Posted by:on August 27th, 2004
Edited By Bob Denike
High Speed Productions
Copyright Date: 2004
Review Date: 2004
At almost four pounds, if this isn’t literally the heaviest book in skateboarding, it sure is figuratively. Steve Alba’s quote “Hells Angels have Harley Davidson. We have Independent” is about all you need to know about Built to Grind, the book that chronicles the history and contributions of the founders of Independent Truck Company and their riders. If you are only going to buy one book about skateboarding, Built to Grind is at the top of the heap. If you aren’t going to buy any books, you should buy this one anyway.
Built to Grind’s 316 pages are packed full of images and words that will appeal to skate historians as well as those who just wants to look at good skate photos. The majority of the content covers the late seventies and 80’s which is understandable considering that was when the foundations were laid and the stories that became legends took place. The beginning deals with the state of the industry in the late 70’s and the general atmosphere that led to the birth of not only Independent trucks, but also Thrasher Magazine and the course of skateboarding for a generation. Whatever your opinion of Thrasher today, the book makes a pretty good argument that the magazine, which was funded by Indy principals, basically kept skating alive during the last dark age. It was an underground renaissance through the Skate and Destroy ethic that fostered creativity and a collective identity for the disenfranchised. The edge in Thrasher Magazine and one particular Independent advertisement ignited the decision to start up Transworld Skateboarding and it’s reactionary Skate and Create ethos. If polyurethane wheels are Plymouth Rock, than Independent Trucks is the shot heard round the world for skateboarding as we know it today.
Alright already. That’s enough of the theoretical baloney. Is it really that heavy? Yes, but only if you want it to be. The great photos are surrounded by interviews and short pieces on the founders and team riders of note. What about the backlash that the Dogtown movie had? Is this more of the “we invented everything and everyone?” Well, it is to a certain extent but the overall attitude is not of reverence and is more approachable than the holy aura that Dogtown laid down. Make no mistake, there is no lack of attitude.
One of the highlights is the timeline of actual truck production that shows the different stages of trucks beginning with the separate development of Stroker trucks and an independent suspension model by NHS (Santa Cruz) by the parties that eventually met and hatched Independent. Built to Grind recognizes that it nothing happens in a vacuum by including pictures of early competing technologies as well as a short piece by a Tracker founder Dave Dominy. Built to grind is also peppered with pictures showing various logo developments, production techniques, promotional pieces, and other tasty tidbits of Independent’s history.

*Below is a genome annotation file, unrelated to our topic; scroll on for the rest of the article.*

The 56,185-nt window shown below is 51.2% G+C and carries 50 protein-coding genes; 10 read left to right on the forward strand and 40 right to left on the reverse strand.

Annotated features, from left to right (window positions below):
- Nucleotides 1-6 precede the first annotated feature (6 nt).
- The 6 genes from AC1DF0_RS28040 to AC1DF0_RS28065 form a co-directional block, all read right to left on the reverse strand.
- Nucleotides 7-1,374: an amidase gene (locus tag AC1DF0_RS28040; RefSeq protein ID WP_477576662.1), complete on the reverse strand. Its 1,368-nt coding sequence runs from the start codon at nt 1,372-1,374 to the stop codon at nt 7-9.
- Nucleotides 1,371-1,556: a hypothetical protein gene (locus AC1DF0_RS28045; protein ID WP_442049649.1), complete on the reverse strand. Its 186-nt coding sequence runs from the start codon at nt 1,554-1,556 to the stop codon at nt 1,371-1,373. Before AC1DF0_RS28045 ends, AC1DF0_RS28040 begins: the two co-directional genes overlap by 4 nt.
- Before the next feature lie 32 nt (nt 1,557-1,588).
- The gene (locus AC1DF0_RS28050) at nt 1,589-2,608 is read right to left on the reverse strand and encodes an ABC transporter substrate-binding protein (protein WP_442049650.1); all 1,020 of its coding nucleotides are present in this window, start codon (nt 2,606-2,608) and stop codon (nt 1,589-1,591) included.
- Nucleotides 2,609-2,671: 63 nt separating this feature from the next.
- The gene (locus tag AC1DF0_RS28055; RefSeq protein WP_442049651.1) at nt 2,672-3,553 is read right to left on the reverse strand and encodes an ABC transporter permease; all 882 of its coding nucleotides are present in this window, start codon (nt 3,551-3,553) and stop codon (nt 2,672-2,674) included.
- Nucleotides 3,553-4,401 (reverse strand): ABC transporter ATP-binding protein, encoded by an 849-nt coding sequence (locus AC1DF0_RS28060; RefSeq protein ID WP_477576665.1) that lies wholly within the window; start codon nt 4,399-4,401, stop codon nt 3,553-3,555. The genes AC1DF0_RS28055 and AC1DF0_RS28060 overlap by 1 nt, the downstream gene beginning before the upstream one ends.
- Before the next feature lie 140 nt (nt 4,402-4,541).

Independent Trucks were made because at the time nobody made a truck that turned and held up well to modern skating. It wasn’t just a California manufacturing rivalry. Even in the eighties of the Midwest it was widely regarded that Trackers didn’t turn and Gullwings were a joke. Ventures were kids that couldn’t afford Indys. Ironically, Independent now has to make trucks for a majority of kids that aren’t even interested in turning. Just as Harley Davidson’s image has become watered down through mass exposure and a sometimes inferior product, so too has Independent’s image been dragged from the underground and forced into the strip malls and grade schools of America and the world. Does a truck company warrant the expenditure and vanity of a self-published tome? It does if it is Independent. The direct and indirect contributions of a simple piece of hardware and the people that surround it should appeal to any skater regardless of age or truck affiliation. There’s not much of anything negative to say about the book, except I would have liked to see the ad archives reprinted at full size instead of postage stamp size. That and I have a hard time believing that the independent crew invented Slam dancing, but I wasn’t there. I would have been appropriate to see more actual production pictures, like a step by step illustration of the process. I’m sure they could have done that without revailing industry secrets. Oh yeah, Built to Grind should have been available in hardcover. That’s right. It would be worth it.
Some featured writers, skaters, and luminaries:
Bob Denike, C.R. Stecyk, Fausto Vitello, Richard Novak, Jay Shuirmann, Rick Blackhart, John Hutson, Henry Hester, Steve Olson, Steve Alba, Duane Peters, Steve Caballero, Mark Gonzales, MoFo, Brian Bannon, Tommy Guerrero, Christian Hosoi, Jeff Grosso, Eric Dressen, Ray Barbee, Colin McKay, Danny Way, Tim Brauch, Andrew Reynolds, Peter Hewitt, Bucky… and more.
No Tech: NHS Inc. P.O. Box 2718, Santa Cruz, CA 94124
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